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Spiders in Victoria

Spiders in Victoria

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Published by draculavanhelsing
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Published by: draculavanhelsing on Dec 17, 2011
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Pest ControlTechnical Note
 
No. 12, October 2006
Spiders
Department of Human Services
piders belong to Class Arachnida, whichalso includes scorpions, harvestmen, ticksand mites. They have two main bodyparts, eight legs, simple eyes, piercing jaws(fangs), and silk spinning organs. Like insects,spiders have an exoskeleton which is shedperiodically to allow the spider to grow, aprocess known as moulting. Spiders arearachnids not insects. Insects have three mainbody parts, six legs, compound eyes, antennae,and chewing jaws (mandibles).Spiders play an important part in ourenvironment as they are essential to naturalecosystems. Some spider populations arethreatened because of habitat destruction butmany spiders have adapted to live alongsidehumans in houses, sheds and gardens. As theyusually feed on insects they are quite beneficialto humans and very few are harmful.In Australia there are about 2000 describedspider species. Even though most spiders arenot aggressive, they may bite in self defence if frightened, threatened or accidentally touched.Spiders use venom to subdue their prey.Occasionally this venom is used against a humanin defence. Spider fangs are often unable topenetrate the human skin. However, some of those that can may inflict painful and, in rarecases, dangerous bites.Venoms consist of a complex mixture of chemicals of biological origin. For humans thevenom effects may include interference withblood clotting, breakdown of muscle and tissue,paralysis and effects on the cardiorespiratorysystem but most commonly consist of onlylocalised pain and swelling.Redback spiders and Sydney funnelweb spidersare the only two spiders that have caused deathsin Australia in the past. Sydney funnelwebs arenot found in Victoria. An effective antivenom forRedback spiders was introduced in 1956, andone for funnelweb spiders in 1980. There havebeen no deaths in Australia from a confirmedspider bite since then.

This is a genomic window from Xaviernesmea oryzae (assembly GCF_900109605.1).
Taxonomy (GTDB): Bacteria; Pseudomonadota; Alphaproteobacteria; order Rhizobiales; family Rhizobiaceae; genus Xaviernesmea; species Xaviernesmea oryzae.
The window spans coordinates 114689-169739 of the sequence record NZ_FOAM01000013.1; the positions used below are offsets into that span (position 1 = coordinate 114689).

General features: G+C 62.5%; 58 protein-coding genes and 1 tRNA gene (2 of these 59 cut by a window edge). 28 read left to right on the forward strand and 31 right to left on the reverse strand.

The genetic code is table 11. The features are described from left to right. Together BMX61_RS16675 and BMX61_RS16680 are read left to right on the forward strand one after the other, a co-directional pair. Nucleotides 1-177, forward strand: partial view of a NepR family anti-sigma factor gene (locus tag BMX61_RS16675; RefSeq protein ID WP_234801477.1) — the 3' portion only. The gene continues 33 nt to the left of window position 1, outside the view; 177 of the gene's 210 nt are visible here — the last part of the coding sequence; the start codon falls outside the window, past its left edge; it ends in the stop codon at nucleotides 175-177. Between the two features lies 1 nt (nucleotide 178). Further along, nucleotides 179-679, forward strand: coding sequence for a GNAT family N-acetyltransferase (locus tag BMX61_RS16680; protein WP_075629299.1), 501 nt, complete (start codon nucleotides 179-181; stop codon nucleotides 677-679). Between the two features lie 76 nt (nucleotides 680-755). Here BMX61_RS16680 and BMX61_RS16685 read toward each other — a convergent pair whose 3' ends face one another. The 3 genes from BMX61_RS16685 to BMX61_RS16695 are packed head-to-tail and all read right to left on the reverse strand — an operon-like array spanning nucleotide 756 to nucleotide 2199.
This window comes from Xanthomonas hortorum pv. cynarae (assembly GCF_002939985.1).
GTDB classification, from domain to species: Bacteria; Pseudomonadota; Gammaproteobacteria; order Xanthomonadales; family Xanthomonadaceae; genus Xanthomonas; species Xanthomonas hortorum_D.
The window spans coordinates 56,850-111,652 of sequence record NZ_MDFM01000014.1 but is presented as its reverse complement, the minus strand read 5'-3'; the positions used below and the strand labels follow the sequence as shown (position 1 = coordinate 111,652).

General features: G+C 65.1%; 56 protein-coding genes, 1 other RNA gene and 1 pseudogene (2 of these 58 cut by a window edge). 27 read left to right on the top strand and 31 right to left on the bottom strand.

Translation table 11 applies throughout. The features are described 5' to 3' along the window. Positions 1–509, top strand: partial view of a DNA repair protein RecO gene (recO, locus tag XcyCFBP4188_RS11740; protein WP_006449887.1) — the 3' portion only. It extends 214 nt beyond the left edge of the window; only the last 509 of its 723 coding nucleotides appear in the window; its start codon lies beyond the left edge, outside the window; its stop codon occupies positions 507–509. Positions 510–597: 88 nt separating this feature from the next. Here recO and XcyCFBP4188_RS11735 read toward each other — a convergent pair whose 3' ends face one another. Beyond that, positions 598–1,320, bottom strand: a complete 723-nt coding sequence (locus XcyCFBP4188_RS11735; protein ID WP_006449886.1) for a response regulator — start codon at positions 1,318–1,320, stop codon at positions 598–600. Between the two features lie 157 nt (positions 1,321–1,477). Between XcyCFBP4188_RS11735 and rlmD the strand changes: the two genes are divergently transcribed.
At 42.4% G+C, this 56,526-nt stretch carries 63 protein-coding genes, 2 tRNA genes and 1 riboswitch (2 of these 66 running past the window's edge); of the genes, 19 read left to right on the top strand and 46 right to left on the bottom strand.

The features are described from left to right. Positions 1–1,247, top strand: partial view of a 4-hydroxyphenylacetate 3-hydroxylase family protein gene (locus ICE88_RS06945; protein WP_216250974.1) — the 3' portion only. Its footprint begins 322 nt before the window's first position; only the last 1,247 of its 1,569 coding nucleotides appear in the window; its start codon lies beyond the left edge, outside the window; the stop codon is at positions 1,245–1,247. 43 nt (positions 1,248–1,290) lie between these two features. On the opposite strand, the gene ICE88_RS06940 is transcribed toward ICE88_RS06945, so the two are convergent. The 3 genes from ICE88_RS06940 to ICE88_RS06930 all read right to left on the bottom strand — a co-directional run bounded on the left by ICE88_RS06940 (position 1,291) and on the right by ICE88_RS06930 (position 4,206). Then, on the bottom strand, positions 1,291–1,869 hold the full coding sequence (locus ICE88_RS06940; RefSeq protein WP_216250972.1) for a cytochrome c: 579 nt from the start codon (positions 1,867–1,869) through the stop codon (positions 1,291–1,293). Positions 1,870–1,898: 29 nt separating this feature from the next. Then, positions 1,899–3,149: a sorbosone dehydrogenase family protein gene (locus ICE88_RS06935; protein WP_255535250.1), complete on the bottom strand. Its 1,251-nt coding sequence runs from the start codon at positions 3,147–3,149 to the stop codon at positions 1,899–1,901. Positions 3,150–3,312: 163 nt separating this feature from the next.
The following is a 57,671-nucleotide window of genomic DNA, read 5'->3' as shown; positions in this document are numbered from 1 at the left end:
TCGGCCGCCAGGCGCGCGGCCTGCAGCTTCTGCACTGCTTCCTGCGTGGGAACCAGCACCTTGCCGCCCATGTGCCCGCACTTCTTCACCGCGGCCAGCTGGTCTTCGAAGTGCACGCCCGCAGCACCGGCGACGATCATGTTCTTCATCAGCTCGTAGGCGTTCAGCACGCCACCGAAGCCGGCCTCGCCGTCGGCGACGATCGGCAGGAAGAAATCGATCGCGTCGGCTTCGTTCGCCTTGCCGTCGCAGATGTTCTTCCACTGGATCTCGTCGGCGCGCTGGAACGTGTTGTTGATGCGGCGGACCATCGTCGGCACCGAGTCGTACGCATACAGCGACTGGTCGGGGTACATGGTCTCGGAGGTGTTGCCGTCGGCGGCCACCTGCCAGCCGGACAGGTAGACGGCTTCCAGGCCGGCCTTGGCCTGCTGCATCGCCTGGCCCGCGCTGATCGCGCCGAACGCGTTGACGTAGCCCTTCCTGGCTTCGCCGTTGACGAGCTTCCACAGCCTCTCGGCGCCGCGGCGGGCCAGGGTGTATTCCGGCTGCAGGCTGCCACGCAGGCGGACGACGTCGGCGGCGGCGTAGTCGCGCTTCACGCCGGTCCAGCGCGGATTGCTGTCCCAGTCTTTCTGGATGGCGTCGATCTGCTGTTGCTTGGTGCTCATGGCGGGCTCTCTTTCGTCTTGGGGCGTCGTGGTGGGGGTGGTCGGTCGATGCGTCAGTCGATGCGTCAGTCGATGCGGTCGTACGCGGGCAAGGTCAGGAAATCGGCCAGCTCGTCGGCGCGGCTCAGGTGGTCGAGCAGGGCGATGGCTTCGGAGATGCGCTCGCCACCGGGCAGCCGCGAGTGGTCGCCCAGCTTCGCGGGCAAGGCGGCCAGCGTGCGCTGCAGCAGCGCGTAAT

First aid
Those at greatest risk from a spider bite are thevery young or elderly and those with pre-existingcardiovascular disease.If a funnelweb spider bite is suspected it shouldalways be treated quickly by applying a pressurebandage and immobilising the victim. Applyingpressure is not recommended for redback bitesand often worsens the pain. For other spiderbites the area should be washed with soap andwater and a cold pack applied if the bite ispainful. For most spider bites, no other first aidis necessary.
 
Medical attention should be soughtfor any suspected funnelweb or redback spiderbite and for any other bite if symptoms developor persist. If possible the spider should be caughtfor positive identification.
Spider control
Simple measures can be used to limit thenumber of spiders entering the house.Flyscreens can be fitted to windows, and weatherstrips or draft excluders will block their entryunder doors. If trees and bushes are plantedaway from the house this will discourage spidersfrom making burrows close to, and wanderinginto the house.It is important to check clothes, which have beenleft on the floor for spiders. Whilst in thegarden, shoes should be worn and whengardening, long trousers and thick gloves arerecommended. Insecticide spraying is notrecommended for ground-dwelling spiders as it
S
 
 
may make them more active and they maywander into the house. Boiling water may bepoured down individual burrows. Spiders are alsoknown to fall into swimming pools and maysurvive submerged for a number of hours.People should be taught to respect spiders andnot to touch them rather than be frightened of them as many of them are harmless.If chemicals are used for the control of spiders itshould be ensured that they are suitable fordomestic situation and appropriate for spiders.This information is on the label of the product.Otherwise a professional pest control operatormay be employed if a large number of harmfulspiders are present.
Common spiders
 
Department of Human Services
Redback spiders
 
Redbacks are found allover Australia but areless common in thecolder regions. Theyare often found in our backyards. The femalesbuild loose, untidy webs in dry, sheltered sites.The top of the web is funnel-shaped and this iswhere the spider hides. In the lower part thereare sticky threads used for catching prey. Theremay also be up to ten round egg sacs suspendedwithin the web.Redback spiders are black and shiny, with red ororange hourglass marking under the abdomen.Most also have a longitudinal stripe on the uppersurface of the abdomen. They have long legsand a large, bulbous abdomen. Females (body:about 10 mm) are significantly larger than males(body: about 4 mm). Females live for two tothree years and may produce several thousandoffspring during that time. The males live forabout six or seven months as they are usuallykilled during mating by the female.Due to their proximity to humans hundreds of bites are reported each year. Only the female’sbite is dangerous and may require antivenom. Asthey are quite small many of their bites areineffective. Early symptoms include escalatingpain, localised sweating, nausea and vomiting.
Whitetailed spider